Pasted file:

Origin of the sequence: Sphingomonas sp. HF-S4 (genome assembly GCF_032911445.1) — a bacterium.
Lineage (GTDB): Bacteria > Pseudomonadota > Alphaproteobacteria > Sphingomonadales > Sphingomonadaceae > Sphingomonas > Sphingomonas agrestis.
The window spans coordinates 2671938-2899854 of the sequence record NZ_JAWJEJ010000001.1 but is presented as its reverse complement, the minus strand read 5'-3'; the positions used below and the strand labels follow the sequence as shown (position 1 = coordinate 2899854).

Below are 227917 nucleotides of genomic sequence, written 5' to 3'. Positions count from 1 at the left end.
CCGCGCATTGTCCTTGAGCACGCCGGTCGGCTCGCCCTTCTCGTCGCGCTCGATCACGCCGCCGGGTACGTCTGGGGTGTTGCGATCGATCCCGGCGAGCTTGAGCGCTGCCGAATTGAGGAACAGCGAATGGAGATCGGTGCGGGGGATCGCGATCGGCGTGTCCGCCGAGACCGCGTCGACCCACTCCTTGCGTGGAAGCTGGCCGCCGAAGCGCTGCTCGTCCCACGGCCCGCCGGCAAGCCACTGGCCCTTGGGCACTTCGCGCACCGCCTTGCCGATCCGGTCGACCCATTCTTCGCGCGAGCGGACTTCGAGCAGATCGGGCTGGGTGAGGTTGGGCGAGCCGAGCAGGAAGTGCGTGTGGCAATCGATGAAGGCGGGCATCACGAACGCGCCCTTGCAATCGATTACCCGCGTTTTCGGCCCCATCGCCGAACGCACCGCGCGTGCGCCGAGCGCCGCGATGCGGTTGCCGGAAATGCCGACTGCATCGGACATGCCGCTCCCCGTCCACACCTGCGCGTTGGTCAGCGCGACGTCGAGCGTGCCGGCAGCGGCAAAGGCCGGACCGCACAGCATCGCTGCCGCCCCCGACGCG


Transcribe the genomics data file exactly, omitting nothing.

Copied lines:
Origin of the sequence: Sphingomonas sp. HF-S4 (genome assembly GCF_032911445.1) — a bacterium.
Lineage (GTDB): Bacteria > Pseudomonadota > Alphaproteobacteria > Sphingomonadales > Sphingomonadaceae > Sphingomonas > Sphingomonas agrestis.
The window spans coordinates 2671938-2899854 of the sequence record NZ_JAWJEJ010000001.1 but is presented as its reverse complement, the minus strand read 5'-3'; the positions used below and the strand labels follow the sequence as shown (position 1 = coordinate 2899854).

Below are 227917 nucleotides of genomic sequence, written 5' to 3'. Positions count from 1 at the left end.
CCGCGCATTGTCCTTGAGCACGCCGGTCGGCTCGCCCTTCTCGTCGCGCTCGATCACGCCGCCGGGTACGTCTGGGGTGTTGCGATCGATCCCGGCGAGCTTGAGCGCTGCCGAATTGAGGAACAGCGAATGGAGATCGGTGCGGGGGATCGCGATCGGCGTGTCCGCCGAGACCGCGTCGACCCACTCCTTGCGTGGAAGCTGGCCGCCGAAGCGCTGCTCGTCCCACGGCCCGCCGGCAAGCCACTGGCCCTTGGGCACTTCGCGCACCGCCTTGCCGATCCGGTCGACCCATTCTTCGCGCGAGCGGACTTCGAGCAGATCGGGCTGGGTGAGGTTGGGCGAGCCGAGCAGGAAGTGCGTGTGGCAATCGATGAAGGCGGGCATCACGAACGCGCCCTTGCAATCGATTACCCGCGTTTTCGGCCCCATCGCCGAACGCACCGCGCGTGCGCCGAGCGCCGCGATGCGGTTGCCGGAAATGCCGACTGCATCGGACATGCCGCTCCCCGTCCACACCTGCGCGTTGGTCAGCGCGACGTCGAGCGTGCCGGCAGCGGCAAAGGCCGGACCGCACAGCATCGCTGCCGCCCCCGACGCG